1) How do you plan to pulse synthesize a few moles of bottom quarks?
    2( How do you plan to take them somewhere?
    3) Pulse dump muons into lithium-6 deuteride (precompressed for being solid!), DOI:10.1134/S106377961102002X

    The threat of thermonuclear war Desert Storm and burning oil wells – no nuclear winter. Shortage of grief counselors? Youtube v=4QbUSjnhv6M

    • More Human Than Human

      Dude why are you so jaded?

      • Uncle Al

        Social Intent is the triumph of ideas over facts. You may believe anything you like – on your own dime. If it’s my dime, it must real world work to spec.

        You have the Pope, I have a .357 magnum revolver loaded with six 125 grain hollow point semijacked rounds, hammer cocked. 1950 years’ majesty of God’s direct representative on Earth is challenged by eight grams of ballistic lead. I win.

        • Juan Pedro Mariano

          How did that come to this. This is just jaw-droppingly insane. “Threat of burning oil wells-no nuclear winter”: Well first of all burning oil wells in the gulf war were not exploded nuclear bombs and the soot wasn’t high nor massive enough to cause an appreciable gloval cooling though it did cause temperatures in the region to drop by a few degrees. You don’t call nuclear winter “nuclear winter” if it isn’t caused by a nuclear bomb.
          “Social intent is the triumph of ideas over facts” is just a meaningless statement posing as an intellectual one. Come on, facts are ideas with truth value and social intent is what society intends to do, nothing more. The second paragraph is pure delusion, what do you even want to express? Are you on drugs?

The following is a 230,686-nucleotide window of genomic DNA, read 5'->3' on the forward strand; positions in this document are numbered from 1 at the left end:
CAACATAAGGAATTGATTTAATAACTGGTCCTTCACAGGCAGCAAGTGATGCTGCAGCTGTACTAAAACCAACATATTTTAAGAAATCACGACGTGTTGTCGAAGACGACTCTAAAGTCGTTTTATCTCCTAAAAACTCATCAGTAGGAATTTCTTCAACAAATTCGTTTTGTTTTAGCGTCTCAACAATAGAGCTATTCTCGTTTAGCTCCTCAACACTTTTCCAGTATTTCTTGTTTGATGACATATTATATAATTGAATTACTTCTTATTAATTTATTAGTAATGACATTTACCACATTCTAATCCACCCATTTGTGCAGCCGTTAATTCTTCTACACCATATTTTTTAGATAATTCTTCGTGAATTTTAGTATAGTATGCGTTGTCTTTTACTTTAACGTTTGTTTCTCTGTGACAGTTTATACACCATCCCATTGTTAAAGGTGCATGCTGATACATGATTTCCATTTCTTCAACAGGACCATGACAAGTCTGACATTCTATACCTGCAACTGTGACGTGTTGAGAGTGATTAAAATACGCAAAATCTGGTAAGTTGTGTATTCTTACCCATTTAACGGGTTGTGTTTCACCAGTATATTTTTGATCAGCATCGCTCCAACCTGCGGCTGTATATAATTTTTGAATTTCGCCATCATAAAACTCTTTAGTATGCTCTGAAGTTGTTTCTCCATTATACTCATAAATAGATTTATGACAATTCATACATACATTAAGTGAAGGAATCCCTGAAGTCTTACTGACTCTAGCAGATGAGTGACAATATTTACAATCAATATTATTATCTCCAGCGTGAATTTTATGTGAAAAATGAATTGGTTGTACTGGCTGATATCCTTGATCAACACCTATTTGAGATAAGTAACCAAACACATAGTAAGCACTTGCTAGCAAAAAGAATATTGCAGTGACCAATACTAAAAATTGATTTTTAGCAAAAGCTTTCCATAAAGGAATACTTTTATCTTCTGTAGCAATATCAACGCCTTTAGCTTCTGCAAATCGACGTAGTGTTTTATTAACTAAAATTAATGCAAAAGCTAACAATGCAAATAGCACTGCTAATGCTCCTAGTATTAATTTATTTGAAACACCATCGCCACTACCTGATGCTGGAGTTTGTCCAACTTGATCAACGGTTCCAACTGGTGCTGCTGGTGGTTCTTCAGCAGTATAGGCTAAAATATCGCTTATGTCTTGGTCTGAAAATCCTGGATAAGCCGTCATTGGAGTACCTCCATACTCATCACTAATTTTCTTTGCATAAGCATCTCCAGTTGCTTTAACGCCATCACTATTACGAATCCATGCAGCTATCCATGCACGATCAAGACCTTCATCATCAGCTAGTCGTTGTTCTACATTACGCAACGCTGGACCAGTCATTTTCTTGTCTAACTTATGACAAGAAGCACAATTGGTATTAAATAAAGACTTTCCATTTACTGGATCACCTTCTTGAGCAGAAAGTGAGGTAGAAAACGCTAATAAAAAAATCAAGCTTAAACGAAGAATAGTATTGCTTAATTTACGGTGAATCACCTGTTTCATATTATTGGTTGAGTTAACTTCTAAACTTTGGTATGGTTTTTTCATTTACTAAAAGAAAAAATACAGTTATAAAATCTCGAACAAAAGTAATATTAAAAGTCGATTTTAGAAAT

• Uncle Al

            If it isn’t empirical then it isn’t anything. Name one direct representative of God who is distinguishable from any other person. When you value crap, you join it.

          • StanChaz

            You give atheists a bad name.
            Maybe humans as well….

          • StanChaz

            Bro, don’t try to argue with his delusions.
            He’s just a troll sorely seeking attention…

      • StanChaz

        He’s worse than jaded.
        Let him rant & babble on with his conceit & jargon.
        Otherwise he might be dangerous with all those pent-up snarks exploding!
        Glad he’s not MY uncle!

    • Null66

      So you conviently dismissed the failed crops and cooler weather almost half way around the globe! Very odd thing to do.

      • Uncle Al

        Global Warming causes immolation and drought manifested as freezing temperatures and flooding. That is the AlGoreithm. How dare you not believe the manbearpig! 50% man, 50% bear, 50% pig.

        • Null66

          We’re so sorry Uncle Albert.

          But you make no sense.

          You confuse SouthPark’s satire. They were bumming on the morons that believe they can think with the best of them, yet have room temp iq.

          • StanChaz